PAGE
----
I have just returned from a men's training weekend. Okay, I think it's true to say that these weekends have come in for a lot of misinformed rumors and a good bit of nervous mockery in recent years -- particularly amongst those who might have reason to fear them the most. I'll tell you upfront that this one, the New Warrior Training Adventure, when I first experienced it in 1992, was a life-saver for me.

I had by then developed, over the years, a huge amount of self-protective armor which served only to cut me off from those I loved the most, not to mention the rest of the world. I was pretty much unreachable, at least at the level of basic human feeling. Like many men, I had learned that it was not safe to trust anything much in the way of emotions, let alone expose myself to the risk of actually sharing them with anyone else. When I first heard about the NWTA, though, I was in a barrel of emotional trouble in my life with no way of knowing how to extricate myself from it. Its title was enough to provoke my own intellectual ridicule and resistance. "Warriors"? What an obnoxious concept. "Adventure"? Please, we're adults, aren't we?

And yet the day after I first heard about it, I signed up and sent my money in. I don't know why. Call it an instinct that somehow superseded every other instinct in my body. I was not merely skeptical, I was petrified. But I showed up. I showed up, as one friend later described it, shrink-wrapped. And I emerged, if not a totally new man, at least a man who was open to looking at his life with emotional honesty and integrity.

Since then, I have served on staff for more than twenty weekends. I am privileged to be thought of as a senior staffer at this point, and to provide some significant part of the eldership our organization honors. I take enormous pleasure and pride in the response I get from men whom I myself honor enormously, and respect.

That said, I have been on a kind of sabbatical from the weekends for the past couple of years and more. To be back, after this long hiatus, and in a position of real responsibility, was a challenge only intensified by a particularly challenging weekend leadership team.

And as is usually the case, the greater the challenge, the greater the reward. The location, in the mountains up behind Santa Barbara, was a gift of nature, beautiful and serene. (On Sunday morning, as I was leading a particularly... well, spiritual event, a half dozen red-headed woodpeckers were playing happily among the pine trees up ahead of me.) The staff men, thirty or more of them, were magnificent, fiercely present, challenging, compassionate. And the men who were there to experience the weekend for the first time came willing to put in the hard work -- emotional, intellectual, physical -- that we asked of them. On their way back home, they were eager to say that they got as much, if not more than they had bargained for. I myself see the weekend as a meticulously planned and passionately enacted piece of participatory theater, in which a man is invited -- as in all good theater -- to travel down into the murky depths of his soul, and to emerge with whatever gold he finds there.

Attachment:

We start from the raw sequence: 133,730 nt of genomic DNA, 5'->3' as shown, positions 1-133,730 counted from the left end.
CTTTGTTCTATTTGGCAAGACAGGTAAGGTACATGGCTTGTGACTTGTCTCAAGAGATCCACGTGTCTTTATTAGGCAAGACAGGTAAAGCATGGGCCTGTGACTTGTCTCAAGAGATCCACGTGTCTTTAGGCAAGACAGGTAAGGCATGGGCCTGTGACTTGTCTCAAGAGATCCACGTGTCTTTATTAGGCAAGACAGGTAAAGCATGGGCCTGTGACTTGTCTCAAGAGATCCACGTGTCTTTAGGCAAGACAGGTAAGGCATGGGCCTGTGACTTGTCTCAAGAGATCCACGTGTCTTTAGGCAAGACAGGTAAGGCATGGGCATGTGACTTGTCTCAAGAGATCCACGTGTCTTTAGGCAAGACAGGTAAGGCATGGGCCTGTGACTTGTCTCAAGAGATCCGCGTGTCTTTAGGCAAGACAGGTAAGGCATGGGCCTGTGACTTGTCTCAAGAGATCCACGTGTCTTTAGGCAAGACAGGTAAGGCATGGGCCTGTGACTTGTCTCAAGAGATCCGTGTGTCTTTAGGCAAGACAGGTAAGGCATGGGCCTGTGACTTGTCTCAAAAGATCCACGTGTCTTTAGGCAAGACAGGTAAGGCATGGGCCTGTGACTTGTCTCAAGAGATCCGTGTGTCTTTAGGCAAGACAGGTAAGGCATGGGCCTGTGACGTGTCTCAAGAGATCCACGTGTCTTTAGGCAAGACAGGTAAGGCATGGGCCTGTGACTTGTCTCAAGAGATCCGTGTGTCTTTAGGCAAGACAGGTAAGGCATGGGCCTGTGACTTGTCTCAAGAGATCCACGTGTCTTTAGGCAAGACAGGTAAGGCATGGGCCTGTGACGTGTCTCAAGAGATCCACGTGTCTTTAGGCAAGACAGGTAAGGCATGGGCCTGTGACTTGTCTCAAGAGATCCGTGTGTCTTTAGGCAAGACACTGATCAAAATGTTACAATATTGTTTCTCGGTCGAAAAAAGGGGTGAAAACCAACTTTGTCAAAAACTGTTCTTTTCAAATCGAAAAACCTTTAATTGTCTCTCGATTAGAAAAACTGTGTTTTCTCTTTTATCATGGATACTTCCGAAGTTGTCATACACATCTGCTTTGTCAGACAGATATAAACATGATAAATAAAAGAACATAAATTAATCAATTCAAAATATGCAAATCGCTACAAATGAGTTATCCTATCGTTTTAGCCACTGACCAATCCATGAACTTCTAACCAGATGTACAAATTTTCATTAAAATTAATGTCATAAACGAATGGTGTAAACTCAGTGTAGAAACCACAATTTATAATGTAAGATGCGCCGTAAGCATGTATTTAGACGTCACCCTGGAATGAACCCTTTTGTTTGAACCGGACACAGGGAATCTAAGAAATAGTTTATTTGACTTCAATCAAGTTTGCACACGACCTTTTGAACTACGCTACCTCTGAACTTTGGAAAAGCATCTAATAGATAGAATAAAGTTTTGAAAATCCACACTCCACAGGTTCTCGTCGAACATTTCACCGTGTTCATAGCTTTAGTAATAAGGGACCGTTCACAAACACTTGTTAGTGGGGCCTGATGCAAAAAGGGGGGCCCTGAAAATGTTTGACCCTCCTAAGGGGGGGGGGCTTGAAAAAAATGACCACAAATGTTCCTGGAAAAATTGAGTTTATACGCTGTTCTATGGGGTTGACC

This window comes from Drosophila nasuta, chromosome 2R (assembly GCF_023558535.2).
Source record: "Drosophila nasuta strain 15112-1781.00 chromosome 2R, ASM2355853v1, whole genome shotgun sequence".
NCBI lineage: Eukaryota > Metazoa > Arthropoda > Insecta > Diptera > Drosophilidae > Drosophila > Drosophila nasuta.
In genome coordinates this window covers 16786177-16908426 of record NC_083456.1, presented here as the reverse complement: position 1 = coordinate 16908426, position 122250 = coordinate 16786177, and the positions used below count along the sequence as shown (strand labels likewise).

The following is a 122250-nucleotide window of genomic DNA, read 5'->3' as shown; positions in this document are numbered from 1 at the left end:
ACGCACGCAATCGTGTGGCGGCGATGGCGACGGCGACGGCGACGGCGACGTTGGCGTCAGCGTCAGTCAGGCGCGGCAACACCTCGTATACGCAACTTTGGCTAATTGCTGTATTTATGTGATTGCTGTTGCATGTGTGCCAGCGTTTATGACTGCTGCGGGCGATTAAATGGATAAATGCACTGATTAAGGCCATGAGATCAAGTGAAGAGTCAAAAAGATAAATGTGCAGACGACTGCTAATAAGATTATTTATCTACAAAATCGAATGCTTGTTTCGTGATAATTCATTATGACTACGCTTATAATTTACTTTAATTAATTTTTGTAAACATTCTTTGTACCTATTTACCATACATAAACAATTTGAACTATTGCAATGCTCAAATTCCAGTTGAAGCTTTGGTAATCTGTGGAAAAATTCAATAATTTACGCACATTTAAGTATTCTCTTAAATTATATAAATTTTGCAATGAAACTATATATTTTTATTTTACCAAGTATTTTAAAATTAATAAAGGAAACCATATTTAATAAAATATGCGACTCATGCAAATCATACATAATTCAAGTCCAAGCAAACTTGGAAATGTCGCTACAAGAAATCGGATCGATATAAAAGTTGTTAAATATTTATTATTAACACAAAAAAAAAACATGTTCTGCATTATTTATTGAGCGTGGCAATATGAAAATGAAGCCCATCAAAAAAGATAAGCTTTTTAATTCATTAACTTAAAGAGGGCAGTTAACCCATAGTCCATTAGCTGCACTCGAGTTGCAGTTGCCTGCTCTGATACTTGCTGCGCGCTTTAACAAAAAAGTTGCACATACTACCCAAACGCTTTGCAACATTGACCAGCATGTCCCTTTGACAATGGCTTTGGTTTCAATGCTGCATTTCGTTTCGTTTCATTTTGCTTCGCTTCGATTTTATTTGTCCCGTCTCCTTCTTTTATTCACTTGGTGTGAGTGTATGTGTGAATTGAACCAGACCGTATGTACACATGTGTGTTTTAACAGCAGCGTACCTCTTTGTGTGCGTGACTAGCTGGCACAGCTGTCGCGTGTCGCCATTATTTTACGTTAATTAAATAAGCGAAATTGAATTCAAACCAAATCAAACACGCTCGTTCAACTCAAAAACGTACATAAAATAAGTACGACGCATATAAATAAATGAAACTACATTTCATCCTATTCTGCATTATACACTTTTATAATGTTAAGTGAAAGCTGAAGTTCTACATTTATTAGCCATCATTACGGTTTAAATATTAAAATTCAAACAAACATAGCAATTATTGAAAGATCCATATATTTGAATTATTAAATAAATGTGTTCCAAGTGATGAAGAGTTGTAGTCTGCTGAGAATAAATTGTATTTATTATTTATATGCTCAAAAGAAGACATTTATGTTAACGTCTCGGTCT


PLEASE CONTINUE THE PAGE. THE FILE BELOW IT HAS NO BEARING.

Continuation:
Too many of us men, in today's troubled world, have failed to grow out of being little boys. We boss and strut and bully and control to hide our insecurities, we addict ourselves to booze or women or work to hide our fears of being seen for who we are. Too often we refuse to see ourselves and too often we deny accountability for our actions. Too often we carry around huge shadows without recognizing how our shadows can control us and damage those around us. We can, mindlessly, cause endless anguish for ourselves, the women we love, our families. I think of our (thankfully!) past president and see the dire, worldwide damage caused by one ungrown little boy.

And yet we are good people, we men, I promise you. We are inspired by mission, a sense of purpose, and a vision. We are powerful, each in our own way. We are capable of great deeds, of noble generosity, of amazing acts of selflessness. We can be smart, and subtle in our thought. Underneath the armor all too many of us were encouraged to put on as boys, we are also capable of experiencing and sharing love. It's these qualities I see when I serve on staff at a New Warrior Training Adventure, and these qualities we invite other men to find in themselves. It's a truly inspirational experience.

As a concluding note, the NWTA is now offered in many locations in the US and Canada, as well as in Europe, South Africa and Australia. The umbrella organization, The Mankind Project, is international in scope, and more than 40,000 strong. Its mission is no less than to change the world, one man at a time. We need more good, well directed masculine energy in this world. I happen to believe that this is one way to inspire and release it.

Author's Bio: 

Peter Clothier is an internationally-known novelist, art critic, and blogger. A student of Theravada Buddhism, Peter hopes to use his online platforms to integrate compassion, non-attachment, and political engagement into our contemporary discourse, even as he gradually integrates those same qualities into his own life.

In addition to his Huffington Post blog, you can find Peter's work on his daily blog, The Buddha Diaries and his monthly podcast, The Art of Outrage.

To learn more about the ManKind Project - and to experience the New Warrior Training Weekend for yourself, visit the ManKind Project